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Re: dinosaur brains
>And because Dale Russell (who otherwise I think the best expert of these guys)
>was speaking about 20-30 million years required for the Troodon, I think if an
>unknown species had the same level of intelligence 30 million years before the
>extinction than we have to count with the possibility of an intelligent
>species. I do not know what was in the skull of a Troodon but I am afraid you
>know too much about it. The development of the cerebral hemispheres are
>important in the human evolution but who knows how another intelligent species
Actually, we DON'T have to count on an intelligent species, because
there is no evidence for one.
As you state, we don't know too much
about what went on inside the skull of Troodon, so to posit anything
about Troodon intelligence is speculation. To further posit an
unknown species of dinosaur that was even brainier adds a second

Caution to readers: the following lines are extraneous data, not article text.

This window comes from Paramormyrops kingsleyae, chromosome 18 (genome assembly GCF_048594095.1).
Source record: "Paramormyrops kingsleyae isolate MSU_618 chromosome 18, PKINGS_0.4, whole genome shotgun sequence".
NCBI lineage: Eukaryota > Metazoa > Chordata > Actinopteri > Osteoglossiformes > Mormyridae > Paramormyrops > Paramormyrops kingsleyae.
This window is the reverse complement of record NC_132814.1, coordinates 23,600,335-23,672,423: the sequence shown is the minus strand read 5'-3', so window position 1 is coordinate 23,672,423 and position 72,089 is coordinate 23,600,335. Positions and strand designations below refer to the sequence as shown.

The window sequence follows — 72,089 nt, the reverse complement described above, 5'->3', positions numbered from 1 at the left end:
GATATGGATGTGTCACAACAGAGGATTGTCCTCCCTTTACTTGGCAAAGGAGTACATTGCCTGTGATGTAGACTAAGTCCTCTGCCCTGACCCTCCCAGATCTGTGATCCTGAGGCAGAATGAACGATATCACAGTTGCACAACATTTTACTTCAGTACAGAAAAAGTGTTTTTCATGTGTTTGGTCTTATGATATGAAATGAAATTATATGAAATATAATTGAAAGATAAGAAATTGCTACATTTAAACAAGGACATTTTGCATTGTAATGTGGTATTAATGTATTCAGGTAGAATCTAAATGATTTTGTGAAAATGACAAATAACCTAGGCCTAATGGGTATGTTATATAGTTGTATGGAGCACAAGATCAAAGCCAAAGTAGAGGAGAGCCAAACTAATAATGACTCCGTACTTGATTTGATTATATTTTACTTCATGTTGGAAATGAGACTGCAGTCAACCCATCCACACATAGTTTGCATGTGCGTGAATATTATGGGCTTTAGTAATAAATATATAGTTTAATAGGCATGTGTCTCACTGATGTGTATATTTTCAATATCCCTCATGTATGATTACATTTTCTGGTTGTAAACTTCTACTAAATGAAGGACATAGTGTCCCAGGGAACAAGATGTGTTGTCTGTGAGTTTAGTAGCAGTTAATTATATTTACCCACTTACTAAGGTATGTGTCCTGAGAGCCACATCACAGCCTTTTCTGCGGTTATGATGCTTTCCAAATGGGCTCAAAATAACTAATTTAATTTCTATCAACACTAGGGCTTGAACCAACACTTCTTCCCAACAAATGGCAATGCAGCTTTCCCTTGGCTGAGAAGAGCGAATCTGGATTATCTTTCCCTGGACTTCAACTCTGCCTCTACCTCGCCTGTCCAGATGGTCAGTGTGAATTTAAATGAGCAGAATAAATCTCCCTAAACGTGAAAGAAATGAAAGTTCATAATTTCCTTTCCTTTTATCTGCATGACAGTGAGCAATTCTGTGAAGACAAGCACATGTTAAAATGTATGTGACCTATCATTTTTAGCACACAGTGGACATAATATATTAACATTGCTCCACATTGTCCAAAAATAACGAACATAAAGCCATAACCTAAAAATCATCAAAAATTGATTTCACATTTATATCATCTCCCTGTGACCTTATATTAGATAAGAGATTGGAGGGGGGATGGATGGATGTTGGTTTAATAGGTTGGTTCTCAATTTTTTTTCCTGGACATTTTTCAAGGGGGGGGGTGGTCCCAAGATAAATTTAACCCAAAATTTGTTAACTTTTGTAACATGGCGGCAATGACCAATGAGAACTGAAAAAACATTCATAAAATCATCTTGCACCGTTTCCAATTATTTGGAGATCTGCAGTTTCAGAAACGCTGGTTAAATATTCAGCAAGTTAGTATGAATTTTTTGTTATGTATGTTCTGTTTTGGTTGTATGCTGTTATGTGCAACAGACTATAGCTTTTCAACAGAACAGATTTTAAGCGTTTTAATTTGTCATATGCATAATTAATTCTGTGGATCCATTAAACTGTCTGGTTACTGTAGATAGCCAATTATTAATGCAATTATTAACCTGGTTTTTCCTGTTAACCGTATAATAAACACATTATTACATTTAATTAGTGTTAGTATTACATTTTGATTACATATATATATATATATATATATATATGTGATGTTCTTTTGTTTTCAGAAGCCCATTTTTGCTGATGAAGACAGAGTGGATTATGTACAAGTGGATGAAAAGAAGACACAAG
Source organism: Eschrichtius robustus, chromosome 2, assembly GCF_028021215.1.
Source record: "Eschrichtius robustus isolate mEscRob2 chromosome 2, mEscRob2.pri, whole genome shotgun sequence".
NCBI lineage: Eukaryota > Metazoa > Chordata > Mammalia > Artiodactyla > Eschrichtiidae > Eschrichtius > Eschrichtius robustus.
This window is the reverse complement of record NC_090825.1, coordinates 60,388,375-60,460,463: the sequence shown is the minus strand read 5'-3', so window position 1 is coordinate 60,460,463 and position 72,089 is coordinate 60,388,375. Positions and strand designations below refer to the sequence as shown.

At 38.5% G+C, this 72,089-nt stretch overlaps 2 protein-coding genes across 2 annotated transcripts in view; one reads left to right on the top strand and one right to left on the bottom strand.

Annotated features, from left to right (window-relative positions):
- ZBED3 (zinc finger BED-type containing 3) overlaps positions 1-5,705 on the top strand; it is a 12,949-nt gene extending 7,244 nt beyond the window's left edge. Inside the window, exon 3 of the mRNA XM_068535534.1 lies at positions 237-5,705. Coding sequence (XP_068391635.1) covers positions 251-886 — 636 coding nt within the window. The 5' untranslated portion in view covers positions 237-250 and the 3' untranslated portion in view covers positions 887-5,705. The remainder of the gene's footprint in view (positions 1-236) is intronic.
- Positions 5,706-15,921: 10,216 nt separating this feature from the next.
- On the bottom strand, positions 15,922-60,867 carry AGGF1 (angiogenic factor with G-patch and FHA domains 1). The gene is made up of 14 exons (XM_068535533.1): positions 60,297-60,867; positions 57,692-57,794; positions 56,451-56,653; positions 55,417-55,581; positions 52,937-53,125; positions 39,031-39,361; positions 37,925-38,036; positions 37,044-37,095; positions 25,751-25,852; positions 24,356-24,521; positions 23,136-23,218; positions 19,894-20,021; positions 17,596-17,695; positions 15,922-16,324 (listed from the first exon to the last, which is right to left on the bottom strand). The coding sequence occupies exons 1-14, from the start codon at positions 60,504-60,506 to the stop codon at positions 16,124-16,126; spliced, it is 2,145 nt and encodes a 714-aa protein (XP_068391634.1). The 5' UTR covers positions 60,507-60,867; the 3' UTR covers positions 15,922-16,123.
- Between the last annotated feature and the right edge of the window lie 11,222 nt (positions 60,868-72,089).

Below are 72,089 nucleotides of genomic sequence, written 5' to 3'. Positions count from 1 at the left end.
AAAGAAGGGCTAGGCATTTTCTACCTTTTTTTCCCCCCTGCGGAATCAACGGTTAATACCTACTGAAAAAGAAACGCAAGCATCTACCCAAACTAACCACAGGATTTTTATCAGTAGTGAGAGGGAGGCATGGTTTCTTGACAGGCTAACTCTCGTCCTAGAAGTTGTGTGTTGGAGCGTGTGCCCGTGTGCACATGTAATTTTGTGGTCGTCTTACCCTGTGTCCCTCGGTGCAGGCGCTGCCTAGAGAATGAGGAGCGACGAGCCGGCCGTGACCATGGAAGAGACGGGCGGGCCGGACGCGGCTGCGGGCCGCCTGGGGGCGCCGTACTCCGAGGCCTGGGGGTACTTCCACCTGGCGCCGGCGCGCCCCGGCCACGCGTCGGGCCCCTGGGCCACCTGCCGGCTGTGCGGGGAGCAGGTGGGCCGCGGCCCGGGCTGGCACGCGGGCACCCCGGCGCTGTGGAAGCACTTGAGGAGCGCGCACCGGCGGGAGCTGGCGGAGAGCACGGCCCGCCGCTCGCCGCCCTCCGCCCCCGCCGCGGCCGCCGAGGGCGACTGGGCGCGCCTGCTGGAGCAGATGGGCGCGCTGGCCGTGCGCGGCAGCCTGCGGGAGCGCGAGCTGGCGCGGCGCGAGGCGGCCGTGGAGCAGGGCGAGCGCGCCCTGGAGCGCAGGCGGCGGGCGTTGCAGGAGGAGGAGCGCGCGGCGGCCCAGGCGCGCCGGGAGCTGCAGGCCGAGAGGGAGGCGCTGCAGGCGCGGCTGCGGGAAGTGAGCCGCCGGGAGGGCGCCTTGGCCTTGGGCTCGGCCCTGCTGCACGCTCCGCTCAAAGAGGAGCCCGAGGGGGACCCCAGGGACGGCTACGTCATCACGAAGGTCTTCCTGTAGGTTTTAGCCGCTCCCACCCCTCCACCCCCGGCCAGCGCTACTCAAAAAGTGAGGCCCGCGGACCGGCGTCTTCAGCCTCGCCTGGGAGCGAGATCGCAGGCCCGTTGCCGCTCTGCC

layer of speculation, and to speculate that this hypothetical brainy
dino had anything at all to do with the K-T extinction adds a third.
That's three levels of speculation, and only the first has any
tenuous connection with the world of hard data (and IMHO, figuring
Troodon IQ's from brain size is pretty darn tenuous).
Now, on the other hand, there is good evidence for things like
falling sea levels, the Deccan traps, and the Yucatan crater. We can
debate ad infinitum (and doubtless will) as to the specific effects
that these events had, but they all (as far as we can tell) really happened.
Until we get some shred of evidence for the hypothetical sapient
dinosaur, say some pottery shards or a spearpoint of verifiable
Cretaceous age, any speculation about it will be groundless, and from
the standpoint of serious science, pointless.
That's all I got to say about that.